This is reality people. Take care of the living humans in your life, and your furry ones and pets, but order out, let the laundry pile up, and drink the expensive champagne. This is writing. It's hard. I love it. I can't live without it. Sometimes it flows and is great. However, it is work and requires a work commitment.
My writing daily essentials: generally the same routine, eliminating distractions. I don't check social media until later in the day. And let's face it, when you're at work (writing is work, after all) other things will have to take care of themselves for a time. Writing requires intense focus and commitment. So do revisions. I love writing. It's been a huge part of my life. I can't imagine not doing it. I think continuous writing, daily or weekly, is important. This isn't just because it's easier to focus, and hold my story in my head, it's because it also helps to keep the inner-critic at bay. Self-doubt always creeps in, in my experience, and daily writing practice kicks it to the curb. I write with a playlist, ambient sounds like rain or a crackling fireplace, helps focus.
I try to read too, I do a ton of research when writing historical. It's easy to fall down research rabbit holes. It can't really be avoided so I just a lot the time to research. It's the fuel of my writing.
I could write a lot of blogs on this but, in fact, since I'm writing, submitting, and developing stories, my blog posting is going to be sparse. At the end of the day, you just have to do it.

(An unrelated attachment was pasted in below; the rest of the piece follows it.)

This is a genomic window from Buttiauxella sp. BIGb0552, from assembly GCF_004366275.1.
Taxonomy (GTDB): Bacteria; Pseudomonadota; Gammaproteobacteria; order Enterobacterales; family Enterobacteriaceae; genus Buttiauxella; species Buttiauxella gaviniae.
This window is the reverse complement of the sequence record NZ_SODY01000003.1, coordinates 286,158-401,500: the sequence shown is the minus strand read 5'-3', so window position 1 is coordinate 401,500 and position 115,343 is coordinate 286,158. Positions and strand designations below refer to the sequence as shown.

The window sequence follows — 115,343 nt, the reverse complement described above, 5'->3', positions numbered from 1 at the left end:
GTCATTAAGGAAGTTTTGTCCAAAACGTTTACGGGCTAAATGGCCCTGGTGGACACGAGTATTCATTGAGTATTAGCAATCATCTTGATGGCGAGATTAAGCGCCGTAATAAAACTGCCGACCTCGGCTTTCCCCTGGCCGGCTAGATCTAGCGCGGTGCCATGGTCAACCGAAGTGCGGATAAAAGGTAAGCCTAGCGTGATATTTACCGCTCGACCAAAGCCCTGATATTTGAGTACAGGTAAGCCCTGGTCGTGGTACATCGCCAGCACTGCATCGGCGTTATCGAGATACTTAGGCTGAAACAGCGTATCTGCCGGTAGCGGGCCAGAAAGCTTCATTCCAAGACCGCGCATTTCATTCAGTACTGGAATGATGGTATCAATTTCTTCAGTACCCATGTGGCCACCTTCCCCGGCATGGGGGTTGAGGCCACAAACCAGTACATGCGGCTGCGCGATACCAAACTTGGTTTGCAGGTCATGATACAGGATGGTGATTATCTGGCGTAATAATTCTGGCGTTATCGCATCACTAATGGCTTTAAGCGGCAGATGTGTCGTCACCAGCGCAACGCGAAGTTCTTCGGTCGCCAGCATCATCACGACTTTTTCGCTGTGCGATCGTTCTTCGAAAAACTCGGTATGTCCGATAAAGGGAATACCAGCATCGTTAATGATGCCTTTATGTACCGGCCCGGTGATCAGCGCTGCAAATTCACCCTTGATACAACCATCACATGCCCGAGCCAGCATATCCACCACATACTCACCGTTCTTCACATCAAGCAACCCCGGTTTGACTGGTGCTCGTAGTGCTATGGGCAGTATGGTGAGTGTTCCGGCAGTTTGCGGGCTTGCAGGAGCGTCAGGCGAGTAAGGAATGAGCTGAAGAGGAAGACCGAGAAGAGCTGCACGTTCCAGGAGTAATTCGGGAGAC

Always with coffee. I do like a good Earl Gray but coffee is key. Coffee. Yes, coffee. Ahh....
I am also in a Thoreau Walden Pond milieu right now, having traded it from desert drought and I am as happy as can be to have a pond in my back yard with an incredible (incredible) array of waterfowl. It's always a drama in my back yard. The ducks are quacking, the Canadian geese are splash landing, and the Bald Eagles occasionally swoop by. There are the cutest wood ducks, pileated woodpeckers, gorgeous Blue Herons and a majestic white crane. This means something to me since my protagonist, a female sleuth, is an expert in White Crane Kung Fu.
I have an awesome family, awesome support and that helps a ton. I believe in luck and blessings too. I am sending some your way. Cheers!